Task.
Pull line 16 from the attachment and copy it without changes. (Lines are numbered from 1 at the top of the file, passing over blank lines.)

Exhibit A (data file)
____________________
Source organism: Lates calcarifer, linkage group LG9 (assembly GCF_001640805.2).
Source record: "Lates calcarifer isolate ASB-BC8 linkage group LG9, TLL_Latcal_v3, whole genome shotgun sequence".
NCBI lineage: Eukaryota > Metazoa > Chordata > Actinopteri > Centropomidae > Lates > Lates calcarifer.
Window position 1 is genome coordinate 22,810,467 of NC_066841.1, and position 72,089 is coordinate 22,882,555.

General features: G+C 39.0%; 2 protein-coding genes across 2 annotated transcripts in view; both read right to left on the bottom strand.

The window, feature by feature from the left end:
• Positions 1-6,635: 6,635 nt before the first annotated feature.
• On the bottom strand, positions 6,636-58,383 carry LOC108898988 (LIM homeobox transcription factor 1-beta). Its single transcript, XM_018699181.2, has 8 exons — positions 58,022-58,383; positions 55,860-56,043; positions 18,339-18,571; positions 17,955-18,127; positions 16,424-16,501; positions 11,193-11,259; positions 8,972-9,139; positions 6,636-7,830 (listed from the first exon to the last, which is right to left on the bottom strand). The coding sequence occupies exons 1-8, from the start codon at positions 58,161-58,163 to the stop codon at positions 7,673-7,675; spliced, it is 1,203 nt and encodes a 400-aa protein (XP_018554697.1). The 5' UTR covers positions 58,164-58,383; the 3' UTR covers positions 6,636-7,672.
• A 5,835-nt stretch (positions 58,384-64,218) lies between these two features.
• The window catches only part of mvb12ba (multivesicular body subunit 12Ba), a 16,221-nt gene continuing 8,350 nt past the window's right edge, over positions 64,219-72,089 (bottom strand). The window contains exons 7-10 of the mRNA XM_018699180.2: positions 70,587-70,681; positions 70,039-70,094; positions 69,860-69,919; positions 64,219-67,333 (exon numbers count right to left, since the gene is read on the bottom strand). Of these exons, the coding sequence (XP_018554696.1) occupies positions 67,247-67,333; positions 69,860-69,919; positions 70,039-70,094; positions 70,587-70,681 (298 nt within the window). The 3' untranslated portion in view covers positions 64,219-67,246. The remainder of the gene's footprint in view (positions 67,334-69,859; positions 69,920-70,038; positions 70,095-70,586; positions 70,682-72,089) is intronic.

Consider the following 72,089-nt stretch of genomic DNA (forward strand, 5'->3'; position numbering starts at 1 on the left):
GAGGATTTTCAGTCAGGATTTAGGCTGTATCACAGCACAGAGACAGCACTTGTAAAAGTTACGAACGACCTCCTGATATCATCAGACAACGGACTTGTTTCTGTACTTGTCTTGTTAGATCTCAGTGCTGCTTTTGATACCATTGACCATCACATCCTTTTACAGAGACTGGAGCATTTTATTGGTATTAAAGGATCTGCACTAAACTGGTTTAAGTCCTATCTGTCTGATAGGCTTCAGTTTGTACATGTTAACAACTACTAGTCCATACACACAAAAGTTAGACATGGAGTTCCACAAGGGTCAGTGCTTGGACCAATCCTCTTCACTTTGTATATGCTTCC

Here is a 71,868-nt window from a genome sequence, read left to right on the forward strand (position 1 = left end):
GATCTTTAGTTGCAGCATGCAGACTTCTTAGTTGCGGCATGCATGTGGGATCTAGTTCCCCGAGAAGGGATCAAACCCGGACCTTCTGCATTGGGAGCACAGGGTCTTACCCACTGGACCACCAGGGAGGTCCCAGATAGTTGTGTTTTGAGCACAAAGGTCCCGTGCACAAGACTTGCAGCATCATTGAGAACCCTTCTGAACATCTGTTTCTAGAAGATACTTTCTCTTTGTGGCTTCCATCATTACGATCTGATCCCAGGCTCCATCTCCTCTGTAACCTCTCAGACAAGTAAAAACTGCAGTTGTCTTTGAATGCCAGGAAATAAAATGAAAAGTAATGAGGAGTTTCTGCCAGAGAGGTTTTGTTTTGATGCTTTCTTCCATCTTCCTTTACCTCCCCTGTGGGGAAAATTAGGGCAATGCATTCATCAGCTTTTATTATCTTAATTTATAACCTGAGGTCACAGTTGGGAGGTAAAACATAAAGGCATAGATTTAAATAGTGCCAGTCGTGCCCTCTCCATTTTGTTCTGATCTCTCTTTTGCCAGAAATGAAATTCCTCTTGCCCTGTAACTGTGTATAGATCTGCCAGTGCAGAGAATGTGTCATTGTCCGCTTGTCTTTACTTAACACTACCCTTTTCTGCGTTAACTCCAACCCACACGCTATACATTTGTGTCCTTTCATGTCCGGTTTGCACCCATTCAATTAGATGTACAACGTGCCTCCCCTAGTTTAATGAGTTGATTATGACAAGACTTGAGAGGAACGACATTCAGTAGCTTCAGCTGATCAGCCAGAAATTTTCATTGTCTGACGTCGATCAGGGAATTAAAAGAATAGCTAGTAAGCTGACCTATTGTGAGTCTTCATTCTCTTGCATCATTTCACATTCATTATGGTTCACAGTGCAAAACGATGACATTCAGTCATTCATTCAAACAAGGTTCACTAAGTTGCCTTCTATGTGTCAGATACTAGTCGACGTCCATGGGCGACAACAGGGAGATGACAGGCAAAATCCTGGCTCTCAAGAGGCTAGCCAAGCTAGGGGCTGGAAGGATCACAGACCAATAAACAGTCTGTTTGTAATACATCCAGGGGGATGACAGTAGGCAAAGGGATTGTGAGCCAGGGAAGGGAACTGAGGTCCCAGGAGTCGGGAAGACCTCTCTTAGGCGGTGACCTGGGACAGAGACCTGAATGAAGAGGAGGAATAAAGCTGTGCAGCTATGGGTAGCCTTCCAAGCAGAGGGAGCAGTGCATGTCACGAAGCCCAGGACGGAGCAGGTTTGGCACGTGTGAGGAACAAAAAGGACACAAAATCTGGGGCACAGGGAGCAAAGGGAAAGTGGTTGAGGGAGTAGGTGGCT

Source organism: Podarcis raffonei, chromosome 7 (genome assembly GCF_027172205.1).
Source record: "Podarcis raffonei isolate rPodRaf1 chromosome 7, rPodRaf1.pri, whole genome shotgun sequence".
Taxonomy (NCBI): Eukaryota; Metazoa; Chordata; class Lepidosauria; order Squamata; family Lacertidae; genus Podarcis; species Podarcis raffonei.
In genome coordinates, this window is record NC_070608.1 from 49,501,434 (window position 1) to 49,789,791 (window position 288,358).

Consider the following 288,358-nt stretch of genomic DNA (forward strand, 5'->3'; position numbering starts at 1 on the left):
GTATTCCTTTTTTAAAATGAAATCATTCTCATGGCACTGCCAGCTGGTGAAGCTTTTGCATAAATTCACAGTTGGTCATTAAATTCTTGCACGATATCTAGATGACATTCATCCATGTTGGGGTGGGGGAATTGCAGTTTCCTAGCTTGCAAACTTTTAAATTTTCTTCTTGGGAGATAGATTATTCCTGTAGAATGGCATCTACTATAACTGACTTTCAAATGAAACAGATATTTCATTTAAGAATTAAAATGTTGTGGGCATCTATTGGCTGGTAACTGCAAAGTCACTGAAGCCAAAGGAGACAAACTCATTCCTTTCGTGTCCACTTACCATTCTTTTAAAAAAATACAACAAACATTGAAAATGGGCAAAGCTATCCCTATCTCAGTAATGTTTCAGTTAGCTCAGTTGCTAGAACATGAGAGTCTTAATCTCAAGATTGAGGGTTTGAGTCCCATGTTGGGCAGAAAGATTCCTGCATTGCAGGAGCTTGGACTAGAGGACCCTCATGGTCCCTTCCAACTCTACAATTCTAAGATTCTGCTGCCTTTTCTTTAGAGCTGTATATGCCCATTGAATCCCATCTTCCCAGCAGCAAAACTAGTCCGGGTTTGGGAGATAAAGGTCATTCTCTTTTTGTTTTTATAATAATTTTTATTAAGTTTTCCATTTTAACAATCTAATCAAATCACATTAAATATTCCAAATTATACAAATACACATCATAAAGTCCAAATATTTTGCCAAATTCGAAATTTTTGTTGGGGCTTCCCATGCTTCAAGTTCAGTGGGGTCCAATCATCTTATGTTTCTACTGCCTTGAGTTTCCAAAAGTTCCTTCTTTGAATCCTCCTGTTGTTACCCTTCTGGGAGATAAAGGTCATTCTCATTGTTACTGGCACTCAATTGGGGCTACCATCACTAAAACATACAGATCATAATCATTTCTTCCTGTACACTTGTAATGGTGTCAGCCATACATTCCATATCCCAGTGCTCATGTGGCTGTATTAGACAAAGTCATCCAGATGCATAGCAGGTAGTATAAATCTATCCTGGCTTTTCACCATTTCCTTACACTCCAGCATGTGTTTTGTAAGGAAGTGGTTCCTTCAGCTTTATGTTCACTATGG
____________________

Source record: "Podarcis raffonei isolate rPodRaf1 chromosome 7, rPodRaf1.pri, whole genome shotgun sequence".